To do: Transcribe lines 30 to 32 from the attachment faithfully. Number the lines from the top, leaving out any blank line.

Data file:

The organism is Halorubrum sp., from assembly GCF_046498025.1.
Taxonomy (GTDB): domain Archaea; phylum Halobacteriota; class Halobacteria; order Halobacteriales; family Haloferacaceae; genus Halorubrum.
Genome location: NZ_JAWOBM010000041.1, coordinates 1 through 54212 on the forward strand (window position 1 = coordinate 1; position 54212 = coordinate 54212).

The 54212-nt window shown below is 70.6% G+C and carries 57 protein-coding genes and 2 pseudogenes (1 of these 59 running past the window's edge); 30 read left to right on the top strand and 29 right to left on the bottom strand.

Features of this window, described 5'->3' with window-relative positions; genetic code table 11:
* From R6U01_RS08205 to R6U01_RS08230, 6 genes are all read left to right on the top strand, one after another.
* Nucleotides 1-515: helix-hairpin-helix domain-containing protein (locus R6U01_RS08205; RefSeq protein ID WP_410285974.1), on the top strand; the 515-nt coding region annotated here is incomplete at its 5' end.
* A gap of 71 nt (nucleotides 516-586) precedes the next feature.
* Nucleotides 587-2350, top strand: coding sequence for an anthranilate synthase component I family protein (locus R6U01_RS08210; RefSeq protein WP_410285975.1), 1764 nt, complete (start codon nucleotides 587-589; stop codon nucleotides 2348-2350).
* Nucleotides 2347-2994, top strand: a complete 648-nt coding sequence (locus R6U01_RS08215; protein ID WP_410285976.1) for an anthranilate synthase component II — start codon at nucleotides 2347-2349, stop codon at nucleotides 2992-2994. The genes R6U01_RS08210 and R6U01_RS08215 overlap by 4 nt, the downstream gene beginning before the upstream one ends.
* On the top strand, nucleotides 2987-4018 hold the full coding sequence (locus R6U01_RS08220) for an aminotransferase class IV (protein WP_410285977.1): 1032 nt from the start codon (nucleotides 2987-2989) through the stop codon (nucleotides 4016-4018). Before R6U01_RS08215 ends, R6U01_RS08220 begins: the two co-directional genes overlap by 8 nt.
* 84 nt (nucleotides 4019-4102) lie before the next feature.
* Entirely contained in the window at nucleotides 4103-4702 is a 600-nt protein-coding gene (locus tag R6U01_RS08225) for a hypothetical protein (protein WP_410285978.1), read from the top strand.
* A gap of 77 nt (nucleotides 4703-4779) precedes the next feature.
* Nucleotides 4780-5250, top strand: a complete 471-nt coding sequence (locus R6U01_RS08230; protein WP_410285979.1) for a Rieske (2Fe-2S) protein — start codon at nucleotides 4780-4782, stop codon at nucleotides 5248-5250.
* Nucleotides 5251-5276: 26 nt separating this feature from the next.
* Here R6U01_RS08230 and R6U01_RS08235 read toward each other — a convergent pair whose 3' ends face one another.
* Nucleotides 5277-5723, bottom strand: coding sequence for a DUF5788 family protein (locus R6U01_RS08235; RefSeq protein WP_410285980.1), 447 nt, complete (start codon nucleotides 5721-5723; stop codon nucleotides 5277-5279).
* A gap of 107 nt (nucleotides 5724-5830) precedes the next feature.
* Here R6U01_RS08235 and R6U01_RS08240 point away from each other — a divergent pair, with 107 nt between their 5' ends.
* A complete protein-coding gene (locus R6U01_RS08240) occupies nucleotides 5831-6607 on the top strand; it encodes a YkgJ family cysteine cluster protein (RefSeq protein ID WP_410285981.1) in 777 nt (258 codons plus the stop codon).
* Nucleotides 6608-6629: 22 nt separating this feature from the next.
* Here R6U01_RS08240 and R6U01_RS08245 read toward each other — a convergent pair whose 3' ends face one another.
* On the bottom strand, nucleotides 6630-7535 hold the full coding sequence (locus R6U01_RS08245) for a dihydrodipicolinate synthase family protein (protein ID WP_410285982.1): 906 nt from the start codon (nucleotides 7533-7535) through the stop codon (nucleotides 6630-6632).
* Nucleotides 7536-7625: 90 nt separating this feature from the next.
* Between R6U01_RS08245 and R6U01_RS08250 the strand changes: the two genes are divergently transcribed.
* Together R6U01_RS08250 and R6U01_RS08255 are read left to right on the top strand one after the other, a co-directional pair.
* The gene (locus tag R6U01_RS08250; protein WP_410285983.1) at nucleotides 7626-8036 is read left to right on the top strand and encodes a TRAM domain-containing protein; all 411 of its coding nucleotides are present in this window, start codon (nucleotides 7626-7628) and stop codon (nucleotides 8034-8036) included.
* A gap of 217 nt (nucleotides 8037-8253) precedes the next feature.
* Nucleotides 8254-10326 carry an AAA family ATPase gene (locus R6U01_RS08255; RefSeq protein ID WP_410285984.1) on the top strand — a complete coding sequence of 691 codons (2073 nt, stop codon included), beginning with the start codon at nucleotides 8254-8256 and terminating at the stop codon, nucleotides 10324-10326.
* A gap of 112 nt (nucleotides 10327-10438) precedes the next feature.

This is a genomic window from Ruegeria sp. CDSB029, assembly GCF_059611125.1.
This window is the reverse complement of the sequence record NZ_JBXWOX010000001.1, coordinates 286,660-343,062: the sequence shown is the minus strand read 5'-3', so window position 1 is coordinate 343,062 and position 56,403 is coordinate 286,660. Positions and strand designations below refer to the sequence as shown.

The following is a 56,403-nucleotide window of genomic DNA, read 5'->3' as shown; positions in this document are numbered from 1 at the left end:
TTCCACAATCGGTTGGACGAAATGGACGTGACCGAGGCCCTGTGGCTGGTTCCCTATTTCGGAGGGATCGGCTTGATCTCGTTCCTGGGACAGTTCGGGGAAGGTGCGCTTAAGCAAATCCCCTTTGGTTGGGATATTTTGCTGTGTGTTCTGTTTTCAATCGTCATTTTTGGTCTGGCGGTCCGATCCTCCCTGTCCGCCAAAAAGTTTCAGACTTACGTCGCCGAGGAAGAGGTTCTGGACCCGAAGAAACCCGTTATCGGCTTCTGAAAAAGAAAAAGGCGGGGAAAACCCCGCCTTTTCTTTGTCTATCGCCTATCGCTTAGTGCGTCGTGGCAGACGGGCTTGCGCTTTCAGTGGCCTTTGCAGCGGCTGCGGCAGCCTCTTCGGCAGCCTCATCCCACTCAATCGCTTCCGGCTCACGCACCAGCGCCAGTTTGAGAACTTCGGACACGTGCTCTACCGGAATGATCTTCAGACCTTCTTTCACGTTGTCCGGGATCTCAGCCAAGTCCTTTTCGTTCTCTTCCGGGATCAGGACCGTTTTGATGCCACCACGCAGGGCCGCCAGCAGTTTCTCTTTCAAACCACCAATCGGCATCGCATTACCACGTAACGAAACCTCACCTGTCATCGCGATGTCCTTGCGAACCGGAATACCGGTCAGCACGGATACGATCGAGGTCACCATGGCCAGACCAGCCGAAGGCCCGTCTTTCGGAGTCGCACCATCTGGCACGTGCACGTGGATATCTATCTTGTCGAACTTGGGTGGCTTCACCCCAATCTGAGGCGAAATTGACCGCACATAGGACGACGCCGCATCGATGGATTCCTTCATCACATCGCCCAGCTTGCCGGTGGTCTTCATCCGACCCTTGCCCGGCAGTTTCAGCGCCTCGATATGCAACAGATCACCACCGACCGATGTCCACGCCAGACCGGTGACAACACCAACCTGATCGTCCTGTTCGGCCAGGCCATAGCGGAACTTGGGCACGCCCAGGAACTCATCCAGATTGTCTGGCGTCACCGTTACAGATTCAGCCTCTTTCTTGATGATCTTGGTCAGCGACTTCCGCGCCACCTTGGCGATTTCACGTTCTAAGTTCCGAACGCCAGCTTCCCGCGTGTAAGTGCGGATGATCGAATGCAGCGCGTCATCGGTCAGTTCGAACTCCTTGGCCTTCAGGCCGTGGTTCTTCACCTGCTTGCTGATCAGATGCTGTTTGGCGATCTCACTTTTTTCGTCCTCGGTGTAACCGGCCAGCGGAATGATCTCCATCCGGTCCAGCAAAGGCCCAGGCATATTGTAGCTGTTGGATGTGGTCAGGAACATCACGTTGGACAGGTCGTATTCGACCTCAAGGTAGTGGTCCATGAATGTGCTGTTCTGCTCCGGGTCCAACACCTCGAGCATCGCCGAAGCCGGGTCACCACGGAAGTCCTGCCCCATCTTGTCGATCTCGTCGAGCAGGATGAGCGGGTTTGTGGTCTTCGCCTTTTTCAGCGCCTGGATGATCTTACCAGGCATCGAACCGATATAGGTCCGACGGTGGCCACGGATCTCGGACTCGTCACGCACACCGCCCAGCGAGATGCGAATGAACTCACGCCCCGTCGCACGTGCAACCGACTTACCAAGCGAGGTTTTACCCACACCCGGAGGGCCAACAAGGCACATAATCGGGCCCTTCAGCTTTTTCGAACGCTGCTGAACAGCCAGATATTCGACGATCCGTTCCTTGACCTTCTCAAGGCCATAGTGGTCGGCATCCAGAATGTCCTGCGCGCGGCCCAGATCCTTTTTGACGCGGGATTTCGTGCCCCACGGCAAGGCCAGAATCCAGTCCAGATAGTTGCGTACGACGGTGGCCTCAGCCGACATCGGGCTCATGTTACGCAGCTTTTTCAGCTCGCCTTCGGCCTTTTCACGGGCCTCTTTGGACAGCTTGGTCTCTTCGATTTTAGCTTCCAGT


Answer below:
* Nucleotides 8254-10326 carry an AAA family ATPase gene (locus R6U01_RS08255; RefSeq protein ID WP_410285984.1) on the top strand — a complete coding sequence of 691 codons (2073 nt, stop codon included), beginning with the start codon at nucleotides 8254-8256 and terminating at the stop codon, nucleotides 10324-10326.
* A gap of 112 nt (nucleotides 10327-10438) precedes the next feature.

This is a genomic window from Ruegeria sp. CDSB029, assembly GCF_059611125.1.